[Scons-users] persistent but local tweaks to a node's environment

Gabe Black gabe.black at gmail.com
Fri Jul 30 20:59:17 EDT 2021

Hello again! I've had a chance to try implementing the idea in this toy
example into our actual build scripts, and while it got me closer, I'm
still running into problems.

The way our scripts are structured is something roughly like this:

main script:
find SConscripts in subdirectories and parse them

    sub script(s):
    declare sources, mark some as part of special categories, or needing
environment tweaks,
    declare some unit tests which may include sources (by category) that
haven't been declared yet

after processing subdirectories...
build environments for debug, optimized, profiled, etc, builds
in each of those environments, set up all top level targets (main binaries,
unit tests, library version of project, etc)

To set up each of those build environments, we use Clone(), and then
customize them with different flags, different object file or binary
suffixes, etc. Unfortunately it looks like this Clone()ing step breaks the
mechanism that worked in the toy example.

A possible solution I've considered is that we might want to use Override()
and not Clone(), because as somebody mentioned, that creates an overlay and
does not completely copy and detach from the underlying environment. This
is not ideal given our current structure, since Override() is not really a
public mechanism, and if something down the line building up an environment
either globally, or (for instance) to use for each of the unit tests tries
to use Clone() itself, things will blow up.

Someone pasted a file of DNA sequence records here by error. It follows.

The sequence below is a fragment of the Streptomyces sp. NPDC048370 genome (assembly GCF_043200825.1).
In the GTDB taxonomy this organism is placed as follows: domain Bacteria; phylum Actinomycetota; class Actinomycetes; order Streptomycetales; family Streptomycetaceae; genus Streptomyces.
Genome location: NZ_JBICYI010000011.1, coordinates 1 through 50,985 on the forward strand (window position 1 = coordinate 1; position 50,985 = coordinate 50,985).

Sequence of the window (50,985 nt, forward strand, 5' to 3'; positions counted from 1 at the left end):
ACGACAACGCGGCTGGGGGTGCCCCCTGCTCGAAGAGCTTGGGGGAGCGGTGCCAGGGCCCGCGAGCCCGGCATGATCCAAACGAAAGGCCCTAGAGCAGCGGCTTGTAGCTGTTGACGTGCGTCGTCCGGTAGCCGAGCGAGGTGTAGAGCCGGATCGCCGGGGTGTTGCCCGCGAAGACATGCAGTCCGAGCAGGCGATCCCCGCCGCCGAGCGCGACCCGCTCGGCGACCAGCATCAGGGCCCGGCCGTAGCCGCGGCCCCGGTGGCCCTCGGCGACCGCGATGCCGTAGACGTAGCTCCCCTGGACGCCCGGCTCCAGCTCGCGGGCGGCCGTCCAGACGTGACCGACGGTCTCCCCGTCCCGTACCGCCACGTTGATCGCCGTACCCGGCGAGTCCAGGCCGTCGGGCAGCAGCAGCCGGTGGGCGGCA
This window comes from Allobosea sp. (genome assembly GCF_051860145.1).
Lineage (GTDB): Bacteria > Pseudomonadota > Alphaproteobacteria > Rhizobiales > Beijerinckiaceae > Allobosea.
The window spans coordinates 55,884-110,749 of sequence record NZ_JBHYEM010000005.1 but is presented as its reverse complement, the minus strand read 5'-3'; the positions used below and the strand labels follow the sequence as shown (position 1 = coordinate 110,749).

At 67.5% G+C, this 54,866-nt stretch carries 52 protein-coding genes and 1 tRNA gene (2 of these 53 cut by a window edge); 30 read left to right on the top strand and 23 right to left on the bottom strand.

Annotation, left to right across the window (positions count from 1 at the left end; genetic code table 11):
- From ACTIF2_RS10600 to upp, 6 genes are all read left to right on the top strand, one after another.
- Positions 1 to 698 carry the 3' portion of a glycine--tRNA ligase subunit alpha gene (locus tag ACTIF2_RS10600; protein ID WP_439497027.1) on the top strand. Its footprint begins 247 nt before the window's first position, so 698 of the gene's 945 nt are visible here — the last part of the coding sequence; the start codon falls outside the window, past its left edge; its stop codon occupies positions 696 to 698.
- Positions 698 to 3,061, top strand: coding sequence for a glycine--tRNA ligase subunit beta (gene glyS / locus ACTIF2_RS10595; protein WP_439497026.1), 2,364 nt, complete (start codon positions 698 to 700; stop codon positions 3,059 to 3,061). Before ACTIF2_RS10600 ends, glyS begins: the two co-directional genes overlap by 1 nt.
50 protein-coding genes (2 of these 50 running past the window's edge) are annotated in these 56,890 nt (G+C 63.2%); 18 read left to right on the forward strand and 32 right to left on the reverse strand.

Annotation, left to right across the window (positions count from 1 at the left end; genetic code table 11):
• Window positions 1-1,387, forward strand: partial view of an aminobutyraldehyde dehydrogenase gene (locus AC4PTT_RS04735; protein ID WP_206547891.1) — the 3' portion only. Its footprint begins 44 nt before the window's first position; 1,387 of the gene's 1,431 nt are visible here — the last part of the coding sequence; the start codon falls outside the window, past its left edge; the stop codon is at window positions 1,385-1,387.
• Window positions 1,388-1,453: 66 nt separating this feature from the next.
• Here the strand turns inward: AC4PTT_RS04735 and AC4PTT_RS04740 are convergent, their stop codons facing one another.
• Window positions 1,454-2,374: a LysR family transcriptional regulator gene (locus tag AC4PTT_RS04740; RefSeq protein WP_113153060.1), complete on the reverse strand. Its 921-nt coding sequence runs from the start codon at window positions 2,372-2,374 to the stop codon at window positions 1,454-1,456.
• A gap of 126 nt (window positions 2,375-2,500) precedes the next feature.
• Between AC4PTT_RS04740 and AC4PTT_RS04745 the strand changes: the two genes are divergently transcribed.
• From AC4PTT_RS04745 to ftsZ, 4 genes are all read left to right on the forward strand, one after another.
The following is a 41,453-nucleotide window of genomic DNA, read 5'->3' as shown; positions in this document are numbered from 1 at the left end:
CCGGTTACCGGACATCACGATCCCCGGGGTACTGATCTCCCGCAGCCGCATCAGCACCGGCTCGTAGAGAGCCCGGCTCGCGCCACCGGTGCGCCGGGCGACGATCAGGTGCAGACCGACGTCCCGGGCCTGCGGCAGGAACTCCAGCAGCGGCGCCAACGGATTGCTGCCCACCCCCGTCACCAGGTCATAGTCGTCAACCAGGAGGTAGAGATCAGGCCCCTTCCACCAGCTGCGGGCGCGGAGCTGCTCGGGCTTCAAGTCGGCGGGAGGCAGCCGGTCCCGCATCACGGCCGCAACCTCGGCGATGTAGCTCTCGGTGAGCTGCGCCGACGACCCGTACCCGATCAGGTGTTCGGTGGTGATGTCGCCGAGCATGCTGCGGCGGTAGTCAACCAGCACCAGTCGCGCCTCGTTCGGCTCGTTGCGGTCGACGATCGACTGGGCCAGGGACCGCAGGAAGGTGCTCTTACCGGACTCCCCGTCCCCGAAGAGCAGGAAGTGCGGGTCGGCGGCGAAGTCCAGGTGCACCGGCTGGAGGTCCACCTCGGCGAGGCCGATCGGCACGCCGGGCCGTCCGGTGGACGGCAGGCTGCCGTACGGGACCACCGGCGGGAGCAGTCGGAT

So then I thought about how I might use Override(), but without reaching
down into SCons's guts myself and using it directly.

My thought thus far is that a builder can call other builders implicitly,
if it needs to build one of its sources, and it was set up with that other
builder as a source builder. Would it work to have, say, a pseudo top level
builder which builds some generic, internal only node (an Alias with a
weird name maybe), and then for each of its sources to imply a sub builder?
Then that sub builder would (I think) inherit the environment from the top
level builder, including any overrides. Those sources could be another
internal only node like "unit tests" or "libraries" or "main binaries", and
then each of those could in turn customize the environment further and get
down to the actual "Program" or "StaticLibrary" or ... builder which
actually builds an output.

fast_environment.EveryThingBuilder(fast_override1="$BLAH $BLAH",
fast_override2="$FOO $BAR")

Importantly, this imaginary top level target would never be something the
user would actually build. It would just teach scons about a bunch of
targets by implying them as sources (would this actually work?)

Another nice benefit of this approach is that the source files could be
built up in some sort of construction variable as the SConscripts are read
in, and since these are not actually consumed until all these implicit
builders get called, we wouldn't have to worry about the case where a
binary says they need all sources having to do with the built in python
interpreter, but those haven't all be declared yet.

I feel like there's a solution in there, but I'm not sure if all my
assumptions are sound, and I've gotten a bit lost in the details. Can
someone please confirm whether this is something that even *could* work,
and if so help me rough out what pieces to use?

Thanks so much for your help!


On Sun, Jul 25, 2021 at 8:05 AM Gabe Black <gabe.black at gmail.com> wrote:

> Sure. Here is an example SConstruct I was playing with: